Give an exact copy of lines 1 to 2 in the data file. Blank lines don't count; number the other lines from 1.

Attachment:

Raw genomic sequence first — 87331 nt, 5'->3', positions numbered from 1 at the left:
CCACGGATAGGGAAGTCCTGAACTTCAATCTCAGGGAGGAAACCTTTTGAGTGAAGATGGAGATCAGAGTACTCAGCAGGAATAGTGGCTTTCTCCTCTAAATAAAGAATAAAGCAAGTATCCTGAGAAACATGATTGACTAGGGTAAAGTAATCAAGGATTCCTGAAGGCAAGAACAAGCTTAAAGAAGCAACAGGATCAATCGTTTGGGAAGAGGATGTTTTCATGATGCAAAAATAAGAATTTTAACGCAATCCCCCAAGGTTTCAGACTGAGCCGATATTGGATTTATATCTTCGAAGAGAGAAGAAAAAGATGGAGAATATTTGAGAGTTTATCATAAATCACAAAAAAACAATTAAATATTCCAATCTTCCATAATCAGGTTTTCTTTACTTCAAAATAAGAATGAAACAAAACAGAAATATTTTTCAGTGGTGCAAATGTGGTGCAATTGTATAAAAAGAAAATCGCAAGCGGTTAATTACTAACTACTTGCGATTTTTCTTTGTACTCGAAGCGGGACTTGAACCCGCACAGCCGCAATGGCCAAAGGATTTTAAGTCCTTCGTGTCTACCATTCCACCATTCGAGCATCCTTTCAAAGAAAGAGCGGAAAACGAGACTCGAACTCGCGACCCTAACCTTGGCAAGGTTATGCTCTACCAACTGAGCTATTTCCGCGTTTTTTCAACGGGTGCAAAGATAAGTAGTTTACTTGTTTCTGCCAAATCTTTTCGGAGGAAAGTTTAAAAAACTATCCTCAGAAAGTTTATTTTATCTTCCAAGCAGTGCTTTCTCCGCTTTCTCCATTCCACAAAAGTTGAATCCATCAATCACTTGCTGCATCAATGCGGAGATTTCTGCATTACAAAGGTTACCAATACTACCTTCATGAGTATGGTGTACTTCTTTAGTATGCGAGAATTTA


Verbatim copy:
Raw genomic sequence first — 87331 nt, 5'->3', positions numbered from 1 at the left:
CCACGGATAGGGAAGTCCTGAACTTCAATCTCAGGGAGGAAACCTTTTGAGTGAAGATGGAGATCAGAGTACTCAGCAGGAATAGTGGCTTTCTCCTCTAAATAAAGAATAAAGCAAGTATCCTGAGAAACATGATTGACTAGGGTAAAGTAATCAAGGATTCCTGAAGGCAAGAACAAGCTTAAAGAAGCAACAGGATCAATCGTTTGGGAAGAGGATGTTTTCATGATGCAAAAATAAGAATTTTAACGCAATCCCCCAAGGTTTCAGACTGAGCCGATATTGGATTTATATCTTCGAAGAGAGAAGAAAAAGATGGAGAATATTTGAGAGTTTATCATAAATCACAAAAAAACAATTAAATATTCCAATCTTCCATAATCAGGTTTTCTTTACTTCAAAATAAGAATGAAACAAAACAGAAATATTTTTCAGTGGTGCAAATGTGGTGCAATTGTATAAAAAGAAAATCGCAAGCGGTTAATTACTAACTACTTGCGATTTTTCTTTGTACTCGAAGCGGGACTTGAACCCGCACAGCCGCAATGGCCAAAGGATTTTAAGTCCTTCGTGTCTACCATTCCACCATTCGAGCATCCTTTCAAAGAAAGAGCGGAAAACGAGACTCGAACTCGCGACCCTAACCTTGGCAAGGTTATGCTCTACCAACTGAGCTATTTCCGCGTTTTTTCAACGGGTGCAAAGATAAGTAGTTTACTTGTTTCTGCCAAATCTTTTCGGAGGAAAGTTTAAAAAACTATCCTCAGAAAGTTTATTTTATCTTCCAAGCAGTGCTTTCTCCGCTTTCTCCATTCCACAAAAGTTGAATCCATCAATCACTTGCTGCATCAATGCGGAGATTTCTGCATTACAAAGGTTACCAATACTACCTTCATGAGTATGGTGTACTTCTTTAGTATGCGAGAATTTA